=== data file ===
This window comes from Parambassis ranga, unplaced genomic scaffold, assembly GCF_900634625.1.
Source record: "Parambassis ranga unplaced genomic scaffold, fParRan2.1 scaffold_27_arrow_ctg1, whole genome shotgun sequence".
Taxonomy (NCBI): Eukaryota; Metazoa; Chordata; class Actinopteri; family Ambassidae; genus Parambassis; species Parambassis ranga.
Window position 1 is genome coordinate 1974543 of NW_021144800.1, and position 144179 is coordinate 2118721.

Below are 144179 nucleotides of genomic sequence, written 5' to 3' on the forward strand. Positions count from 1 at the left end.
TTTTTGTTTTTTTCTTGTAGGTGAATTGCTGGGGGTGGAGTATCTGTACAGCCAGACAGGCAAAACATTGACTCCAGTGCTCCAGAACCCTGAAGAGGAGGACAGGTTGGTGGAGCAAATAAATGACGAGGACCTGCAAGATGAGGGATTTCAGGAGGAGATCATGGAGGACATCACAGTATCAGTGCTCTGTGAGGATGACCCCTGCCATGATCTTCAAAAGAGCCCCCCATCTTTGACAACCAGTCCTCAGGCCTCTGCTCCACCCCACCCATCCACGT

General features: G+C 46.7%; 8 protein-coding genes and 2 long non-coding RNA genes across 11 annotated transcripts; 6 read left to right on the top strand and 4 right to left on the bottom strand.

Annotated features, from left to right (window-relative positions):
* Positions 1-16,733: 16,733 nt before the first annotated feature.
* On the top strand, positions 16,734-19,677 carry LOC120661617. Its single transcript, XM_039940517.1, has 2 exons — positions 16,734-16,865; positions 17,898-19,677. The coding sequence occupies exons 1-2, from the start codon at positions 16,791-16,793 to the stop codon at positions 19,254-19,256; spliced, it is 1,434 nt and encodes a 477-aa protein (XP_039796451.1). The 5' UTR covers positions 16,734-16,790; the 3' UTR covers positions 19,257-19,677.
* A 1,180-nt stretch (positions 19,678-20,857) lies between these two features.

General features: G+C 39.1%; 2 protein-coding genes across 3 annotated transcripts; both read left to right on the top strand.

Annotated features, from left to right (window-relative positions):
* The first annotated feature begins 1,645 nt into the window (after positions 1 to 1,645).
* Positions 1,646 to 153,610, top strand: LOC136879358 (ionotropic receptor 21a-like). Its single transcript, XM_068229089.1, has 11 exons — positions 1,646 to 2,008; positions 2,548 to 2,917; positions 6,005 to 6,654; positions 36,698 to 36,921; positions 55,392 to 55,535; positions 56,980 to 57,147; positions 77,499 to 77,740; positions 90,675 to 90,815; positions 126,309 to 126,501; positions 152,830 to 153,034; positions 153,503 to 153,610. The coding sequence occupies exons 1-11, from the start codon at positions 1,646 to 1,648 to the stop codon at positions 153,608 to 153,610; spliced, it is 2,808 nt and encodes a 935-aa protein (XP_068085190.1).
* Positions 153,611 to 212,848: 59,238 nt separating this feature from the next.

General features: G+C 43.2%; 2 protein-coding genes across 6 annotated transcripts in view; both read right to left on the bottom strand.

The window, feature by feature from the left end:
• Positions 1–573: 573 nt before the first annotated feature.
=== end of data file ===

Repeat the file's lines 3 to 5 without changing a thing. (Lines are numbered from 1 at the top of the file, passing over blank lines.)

Taxonomy (NCBI): Eukaryota; Metazoa; Chordata; class Actinopteri; family Ambassidae; genus Parambassis; species Parambassis ranga.
Window position 1 is genome coordinate 1974543 of NW_021144800.1, and position 144179 is coordinate 2118721.

Below are 144179 nucleotides of genomic sequence, written 5' to 3' on the forward strand. Positions count from 1 at the left end.